Oxygen transport capacity in the air-breathing fish, Megalops cyprinoides

compensations for strenuous exercise

R Wells, John Baldwin, Roger Seymour, R Baudinette, Keith Christian, Michael Bennett

    Research output: Contribution to journalArticleResearchpeer-review

    Abstract

    Tarpon have high resting or routine hematocrits (Hct) (37.6±3.4%) and hemoglobin concentrations (120.6±7.3 g l -1) that increased significantly following bouts of angling-induced exercise (51.9±3.7% and 142.8±13.5 g l -1, respectively). Strenuous exercise was accompanied by an approximately tenfold increase in blood lactate and a muscle metabolite profile indicative of a high energy demand teleost. Routine blood values were quickly restored only when this facultative air-breathing fish was given access to atmospheric air. In vitro studies of oxygen transport capacity, a function of carrying capacity and viscosity, revealed that the optimal Hct range corresponded to that observed in fish under routine behaviour. During strenuous exercise however, further increase in viscosity was largely offset by a pronounced reduction in the shear-dependence of blood which conformed closely to an ideal Newtonian fluid. The mechanism for this behaviour of the erythrocytes appears to involve the activation of surface adrenergic receptors because pre-treatment with propranolol abolished the response. High levels of activity in tarpon living in hypoxic habitats are therefore supported by an elevated Hct with adrenergically mediated viscosity reduction, and air-breathing behaviour that enables rapid metabolic recovery. © 2002 Elsevier Science Inc. All rights reserved.
    Original languageEnglish
    Pages (from-to)45-53
    Number of pages9
    JournalComparative biochemistry and physiology. Part A, Molecular & integrative physiology
    Volume134
    Issue number1
    DOIs
    Publication statusPublished - 2003

    Fingerprint

    Hematocrit
    Viscosity
    Fish
    Respiration
    Fishes
    Blood
    Air
    Oxygen
    Conservation of Natural Resources
    Metabolites
    Propranolol
    Adrenergic Receptors
    Ecosystem
    Muscle
    Lactic Acid
    Hemoglobins
    Erythrocytes
    Chemical activation
    Recovery
    Muscles

    Cite this

    @article{7581222726434e9aa798b4f0e60f9570,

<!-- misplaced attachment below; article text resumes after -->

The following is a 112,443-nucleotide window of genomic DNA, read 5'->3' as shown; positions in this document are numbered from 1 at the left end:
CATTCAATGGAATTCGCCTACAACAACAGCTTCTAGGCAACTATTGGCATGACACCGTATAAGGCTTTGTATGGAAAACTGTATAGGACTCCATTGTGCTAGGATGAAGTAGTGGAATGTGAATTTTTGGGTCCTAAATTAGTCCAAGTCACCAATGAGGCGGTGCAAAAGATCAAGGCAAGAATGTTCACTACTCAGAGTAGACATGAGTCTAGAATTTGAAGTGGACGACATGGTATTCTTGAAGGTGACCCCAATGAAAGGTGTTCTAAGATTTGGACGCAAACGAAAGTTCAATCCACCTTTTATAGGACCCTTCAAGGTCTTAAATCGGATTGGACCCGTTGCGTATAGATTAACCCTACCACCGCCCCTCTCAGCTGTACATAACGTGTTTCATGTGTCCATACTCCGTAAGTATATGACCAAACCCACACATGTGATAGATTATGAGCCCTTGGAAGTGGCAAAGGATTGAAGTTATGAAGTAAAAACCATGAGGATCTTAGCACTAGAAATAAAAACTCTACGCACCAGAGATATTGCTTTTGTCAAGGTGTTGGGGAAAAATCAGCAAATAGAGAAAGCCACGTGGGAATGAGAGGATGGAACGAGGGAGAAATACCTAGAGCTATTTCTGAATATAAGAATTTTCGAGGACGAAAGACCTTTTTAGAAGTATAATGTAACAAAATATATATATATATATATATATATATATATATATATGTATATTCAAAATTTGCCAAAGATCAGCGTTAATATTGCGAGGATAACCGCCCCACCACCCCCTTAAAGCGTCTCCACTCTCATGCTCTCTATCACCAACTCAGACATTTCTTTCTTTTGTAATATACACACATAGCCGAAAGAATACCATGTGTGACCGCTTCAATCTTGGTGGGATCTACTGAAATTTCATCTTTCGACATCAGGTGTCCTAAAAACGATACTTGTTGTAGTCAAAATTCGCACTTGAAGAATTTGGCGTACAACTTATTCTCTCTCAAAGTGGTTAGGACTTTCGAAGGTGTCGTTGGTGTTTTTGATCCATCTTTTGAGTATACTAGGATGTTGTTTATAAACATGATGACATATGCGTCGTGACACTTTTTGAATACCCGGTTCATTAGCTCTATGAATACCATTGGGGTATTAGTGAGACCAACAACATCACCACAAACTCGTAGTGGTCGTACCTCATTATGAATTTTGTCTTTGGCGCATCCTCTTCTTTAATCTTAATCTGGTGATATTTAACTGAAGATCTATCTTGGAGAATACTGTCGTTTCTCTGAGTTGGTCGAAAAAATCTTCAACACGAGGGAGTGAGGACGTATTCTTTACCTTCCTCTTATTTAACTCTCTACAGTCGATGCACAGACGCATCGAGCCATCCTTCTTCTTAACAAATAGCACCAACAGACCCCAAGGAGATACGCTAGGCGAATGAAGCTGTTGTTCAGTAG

title = "Oxygen transport capacity in the air-breathing fish, Megalops cyprinoides: compensations for strenuous exercise",
    abstract = "Tarpon have high resting or routine hematocrits (Hct) (37.6±3.4{\%}) and hemoglobin concentrations (120.6±7.3 g l -1) that increased significantly following bouts of angling-induced exercise (51.9±3.7{\%} and 142.8±13.5 g l -1, respectively). Strenuous exercise was accompanied by an approximately tenfold increase in blood lactate and a muscle metabolite profile indicative of a high energy demand teleost. Routine blood values were quickly restored only when this facultative air-breathing fish was given access to atmospheric air. In vitro studies of oxygen transport capacity, a function of carrying capacity and viscosity, revealed that the optimal Hct range corresponded to that observed in fish under routine behaviour. During strenuous exercise however, further increase in viscosity was largely offset by a pronounced reduction in the shear-dependence of blood which conformed closely to an ideal Newtonian fluid. The mechanism for this behaviour of the erythrocytes appears to involve the activation of surface adrenergic receptors because pre-treatment with propranolol abolished the response. High levels of activity in tarpon living in hypoxic habitats are therefore supported by an elevated Hct with adrenergically mediated viscosity reduction, and air-breathing behaviour that enables rapid metabolic recovery. {\circledC} 2002 Elsevier Science Inc. All rights reserved.",
    keywords = "adrenergic receptor, propranolol, animal experiment, article, atmosphere, blood examination, blood viscosity, breathing, cell activity, controlled study, energy, erythrocyte, exercise, fish, hematocrit, hemoglobin determination, lactate blood level, muscle metabolism, nonhuman, normal value, oxygen transport, teleost, Adaptation, Physiological, Adenosine Triphosphate, Air, Animals, Blood Viscosity, Erythrocytes, Exertion, Fishes, Hematocrit, Hemoglobins, Oxygen, Respiration, Stress, Megalops atlanticus, Megalops cyprinoides, Teleostei",
    author = "R Wells and John Baldwin and Roger Seymour and R Baudinette and Keith Christian and Michael Bennett",
    year = "2003",
    doi = "10.1016/S1095-6433(02)00179-4",
    language = "English",
    volume = "134",
    pages = "45--53",
    journal = "Comparative biochemistry and physiology. Part A, Molecular & integrative physiology",
    issn = "1095-6433",
    publisher = "Elsevier",
    number = "1",

    }